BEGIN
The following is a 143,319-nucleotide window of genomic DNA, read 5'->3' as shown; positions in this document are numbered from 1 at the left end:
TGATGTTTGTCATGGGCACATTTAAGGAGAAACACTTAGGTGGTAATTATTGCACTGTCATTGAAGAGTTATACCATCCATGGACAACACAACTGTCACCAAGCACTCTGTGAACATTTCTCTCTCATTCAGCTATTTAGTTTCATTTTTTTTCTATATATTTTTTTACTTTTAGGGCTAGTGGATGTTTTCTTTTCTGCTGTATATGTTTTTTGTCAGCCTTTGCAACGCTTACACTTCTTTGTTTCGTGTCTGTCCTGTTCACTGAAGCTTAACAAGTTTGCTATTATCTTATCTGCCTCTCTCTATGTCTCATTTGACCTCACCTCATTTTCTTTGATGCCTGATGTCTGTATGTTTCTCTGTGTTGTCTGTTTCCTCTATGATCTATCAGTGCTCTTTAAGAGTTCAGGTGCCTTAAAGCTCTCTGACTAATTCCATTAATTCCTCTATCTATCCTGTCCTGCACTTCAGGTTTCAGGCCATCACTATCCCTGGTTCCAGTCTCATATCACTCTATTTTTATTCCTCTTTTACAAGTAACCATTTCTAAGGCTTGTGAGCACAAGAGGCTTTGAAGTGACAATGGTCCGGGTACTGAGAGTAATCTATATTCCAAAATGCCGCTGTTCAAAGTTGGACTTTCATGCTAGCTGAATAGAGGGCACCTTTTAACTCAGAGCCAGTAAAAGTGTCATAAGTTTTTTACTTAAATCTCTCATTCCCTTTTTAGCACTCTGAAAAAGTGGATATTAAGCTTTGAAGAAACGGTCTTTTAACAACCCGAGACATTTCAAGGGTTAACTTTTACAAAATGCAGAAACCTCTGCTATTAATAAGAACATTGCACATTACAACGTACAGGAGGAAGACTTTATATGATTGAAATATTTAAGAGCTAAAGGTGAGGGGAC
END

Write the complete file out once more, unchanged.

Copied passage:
The following is a 143,319-nucleotide window of genomic DNA, read 5'->3' as shown; positions in this document are numbered from 1 at the left end:
TGATGTTTGTCATGGGCACATTTAAGGAGAAACACTTAGGTGGTAATTATTGCACTGTCATTGAAGAGTTATACCATCCATGGACAACACAACTGTCACCAAGCACTCTGTGAACATTTCTCTCTCATTCAGCTATTTAGTTTCATTTTTTTTCTATATATTTTTTTACTTTTAGGGCTAGTGGATGTTTTCTTTTCTGCTGTATATGTTTTTTGTCAGCCTTTGCAACGCTTACACTTCTTTGTTTCGTGTCTGTCCTGTTCACTGAAGCTTAACAAGTTTGCTATTATCTTATCTGCCTCTCTCTATGTCTCATTTGACCTCACCTCATTTTCTTTGATGCCTGATGTCTGTATGTTTCTCTGTGTTGTCTGTTTCCTCTATGATCTATCAGTGCTCTTTAAGAGTTCAGGTGCCTTAAAGCTCTCTGACTAATTCCATTAATTCCTCTATCTATCCTGTCCTGCACTTCAGGTTTCAGGCCATCACTATCCCTGGTTCCAGTCTCATATCACTCTATTTTTATTCCTCTTTTACAAGTAACCATTTCTAAGGCTTGTGAGCACAAGAGGCTTTGAAGTGACAATGGTCCGGGTACTGAGAGTAATCTATATTCCAAAATGCCGCTGTTCAAAGTTGGACTTTCATGCTAGCTGAATAGAGGGCACCTTTTAACTCAGAGCCAGTAAAAGTGTCATAAGTTTTTTACTTAAATCTCTCATTCCCTTTTTAGCACTCTGAAAAAGTGGATATTAAGCTTTGAAGAAACGGTCTTTTAACAACCCGAGACATTTCAAGGGTTAACTTTTACAAAATGCAGAAACCTCTGCTATTAATAAGAACATTGCACATTACAACGTACAGGAGGAAGACTTTATATGATTGAAATATTTAAGAGCTAAAGGTGAGGGGAC